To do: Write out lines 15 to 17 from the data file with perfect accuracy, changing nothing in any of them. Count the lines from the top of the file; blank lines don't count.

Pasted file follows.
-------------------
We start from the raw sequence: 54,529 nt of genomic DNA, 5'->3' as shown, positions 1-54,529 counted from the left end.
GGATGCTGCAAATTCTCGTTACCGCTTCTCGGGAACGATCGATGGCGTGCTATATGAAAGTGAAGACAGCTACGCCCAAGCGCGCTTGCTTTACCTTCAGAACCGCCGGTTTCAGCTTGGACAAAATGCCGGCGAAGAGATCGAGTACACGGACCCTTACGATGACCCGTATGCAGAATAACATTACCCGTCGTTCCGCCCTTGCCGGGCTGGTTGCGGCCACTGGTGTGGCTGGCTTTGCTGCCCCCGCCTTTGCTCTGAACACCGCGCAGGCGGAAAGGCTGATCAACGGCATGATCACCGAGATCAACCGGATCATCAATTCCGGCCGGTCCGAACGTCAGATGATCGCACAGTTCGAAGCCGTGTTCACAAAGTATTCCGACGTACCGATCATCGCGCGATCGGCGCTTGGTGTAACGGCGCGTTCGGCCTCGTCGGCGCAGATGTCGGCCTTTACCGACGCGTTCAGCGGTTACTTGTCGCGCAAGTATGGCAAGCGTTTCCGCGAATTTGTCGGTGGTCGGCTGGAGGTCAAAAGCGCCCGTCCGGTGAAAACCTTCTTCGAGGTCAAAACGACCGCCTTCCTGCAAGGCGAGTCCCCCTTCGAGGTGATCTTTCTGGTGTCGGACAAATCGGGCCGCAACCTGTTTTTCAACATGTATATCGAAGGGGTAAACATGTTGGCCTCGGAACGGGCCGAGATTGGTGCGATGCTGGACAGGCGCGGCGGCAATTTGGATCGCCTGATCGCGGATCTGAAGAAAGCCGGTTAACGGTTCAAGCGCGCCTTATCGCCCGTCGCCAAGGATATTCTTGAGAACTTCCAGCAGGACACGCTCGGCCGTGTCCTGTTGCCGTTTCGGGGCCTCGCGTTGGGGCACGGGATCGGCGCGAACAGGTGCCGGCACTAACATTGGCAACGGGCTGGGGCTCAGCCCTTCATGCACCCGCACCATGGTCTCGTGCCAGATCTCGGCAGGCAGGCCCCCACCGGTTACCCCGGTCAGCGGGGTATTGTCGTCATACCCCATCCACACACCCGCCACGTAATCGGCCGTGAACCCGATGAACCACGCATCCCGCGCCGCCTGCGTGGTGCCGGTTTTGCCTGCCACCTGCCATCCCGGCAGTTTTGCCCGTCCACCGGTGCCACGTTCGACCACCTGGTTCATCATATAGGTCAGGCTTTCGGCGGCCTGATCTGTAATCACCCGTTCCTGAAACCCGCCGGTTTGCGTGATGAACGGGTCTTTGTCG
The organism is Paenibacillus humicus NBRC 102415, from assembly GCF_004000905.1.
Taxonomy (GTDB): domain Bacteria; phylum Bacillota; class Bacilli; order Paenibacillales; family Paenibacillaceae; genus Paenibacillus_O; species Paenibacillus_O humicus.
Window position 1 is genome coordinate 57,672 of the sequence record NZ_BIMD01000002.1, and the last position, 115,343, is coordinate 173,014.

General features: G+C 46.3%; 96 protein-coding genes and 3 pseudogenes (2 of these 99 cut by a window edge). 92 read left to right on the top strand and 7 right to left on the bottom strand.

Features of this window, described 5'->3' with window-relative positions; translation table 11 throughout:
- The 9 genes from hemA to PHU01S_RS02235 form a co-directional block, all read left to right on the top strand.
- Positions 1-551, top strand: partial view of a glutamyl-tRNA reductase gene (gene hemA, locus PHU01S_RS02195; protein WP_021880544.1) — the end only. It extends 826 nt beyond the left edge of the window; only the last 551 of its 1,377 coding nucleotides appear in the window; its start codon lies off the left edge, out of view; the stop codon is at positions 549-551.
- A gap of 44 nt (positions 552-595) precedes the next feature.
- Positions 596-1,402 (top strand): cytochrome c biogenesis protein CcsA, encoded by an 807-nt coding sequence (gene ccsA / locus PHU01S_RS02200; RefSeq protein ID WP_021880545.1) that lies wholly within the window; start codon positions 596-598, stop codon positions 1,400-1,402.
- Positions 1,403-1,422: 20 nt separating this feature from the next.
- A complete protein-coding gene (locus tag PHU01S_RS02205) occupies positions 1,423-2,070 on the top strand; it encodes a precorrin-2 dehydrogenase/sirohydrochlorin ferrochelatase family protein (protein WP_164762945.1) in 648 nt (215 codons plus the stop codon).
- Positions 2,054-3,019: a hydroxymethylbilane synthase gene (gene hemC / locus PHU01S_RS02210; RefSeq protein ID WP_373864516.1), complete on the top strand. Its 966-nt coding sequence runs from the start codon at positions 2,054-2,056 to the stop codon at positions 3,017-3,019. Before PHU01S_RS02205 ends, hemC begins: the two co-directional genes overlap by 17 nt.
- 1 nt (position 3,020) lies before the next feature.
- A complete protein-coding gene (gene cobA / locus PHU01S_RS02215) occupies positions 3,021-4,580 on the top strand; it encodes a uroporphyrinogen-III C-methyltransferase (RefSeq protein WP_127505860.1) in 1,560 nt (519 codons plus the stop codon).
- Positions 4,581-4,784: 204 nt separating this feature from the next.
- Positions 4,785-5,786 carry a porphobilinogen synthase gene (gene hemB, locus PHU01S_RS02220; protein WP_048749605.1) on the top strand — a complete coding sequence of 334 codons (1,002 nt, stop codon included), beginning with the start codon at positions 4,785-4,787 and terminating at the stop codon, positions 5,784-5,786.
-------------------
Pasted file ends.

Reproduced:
- 1 nt (position 3,020) lies before the next feature.
- A complete protein-coding gene (gene cobA / locus PHU01S_RS02215) occupies positions 3,021-4,580 on the top strand; it encodes a uroporphyrinogen-III C-methyltransferase (RefSeq protein WP_127505860.1) in 1,560 nt (519 codons plus the stop codon).
- Positions 4,581-4,784: 204 nt separating this feature from the next.